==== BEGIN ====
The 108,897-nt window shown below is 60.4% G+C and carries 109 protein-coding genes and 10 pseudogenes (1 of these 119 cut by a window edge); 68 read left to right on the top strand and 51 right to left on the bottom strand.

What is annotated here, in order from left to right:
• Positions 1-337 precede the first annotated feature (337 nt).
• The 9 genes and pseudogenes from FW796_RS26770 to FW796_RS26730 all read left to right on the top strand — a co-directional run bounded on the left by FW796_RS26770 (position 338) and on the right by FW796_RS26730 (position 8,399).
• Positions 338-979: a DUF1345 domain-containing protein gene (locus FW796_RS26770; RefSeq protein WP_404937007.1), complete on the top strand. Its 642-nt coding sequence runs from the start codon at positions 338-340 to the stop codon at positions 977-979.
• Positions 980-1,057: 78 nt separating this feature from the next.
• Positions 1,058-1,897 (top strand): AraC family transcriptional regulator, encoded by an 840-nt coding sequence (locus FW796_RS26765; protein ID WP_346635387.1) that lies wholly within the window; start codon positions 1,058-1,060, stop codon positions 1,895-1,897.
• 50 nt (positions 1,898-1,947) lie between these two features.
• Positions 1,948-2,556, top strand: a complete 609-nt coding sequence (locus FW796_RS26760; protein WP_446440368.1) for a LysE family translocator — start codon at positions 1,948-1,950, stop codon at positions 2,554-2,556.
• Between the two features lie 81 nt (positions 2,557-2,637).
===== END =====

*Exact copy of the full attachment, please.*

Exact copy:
The 108,897-nt window shown below is 60.4% G+C and carries 109 protein-coding genes and 10 pseudogenes (1 of these 119 cut by a window edge); 68 read left to right on the top strand and 51 right to left on the bottom strand.

What is annotated here, in order from left to right:
• Positions 1-337 precede the first annotated feature (337 nt).
• The 9 genes and pseudogenes from FW796_RS26770 to FW796_RS26730 all read left to right on the top strand — a co-directional run bounded on the left by FW796_RS26770 (position 338) and on the right by FW796_RS26730 (position 8,399).
• Positions 338-979: a DUF1345 domain-containing protein gene (locus FW796_RS26770; RefSeq protein WP_404937007.1), complete on the top strand. Its 642-nt coding sequence runs from the start codon at positions 338-340 to the stop codon at positions 977-979.
• Positions 980-1,057: 78 nt separating this feature from the next.
• Positions 1,058-1,897 (top strand): AraC family transcriptional regulator, encoded by an 840-nt coding sequence (locus FW796_RS26765; protein ID WP_346635387.1) that lies wholly within the window; start codon positions 1,058-1,060, stop codon positions 1,895-1,897.
• 50 nt (positions 1,898-1,947) lie between these two features.
• Positions 1,948-2,556, top strand: a complete 609-nt coding sequence (locus FW796_RS26760; protein WP_446440368.1) for a LysE family translocator — start codon at positions 1,948-1,950, stop codon at positions 2,554-2,556.
• Between the two features lie 81 nt (positions 2,557-2,637).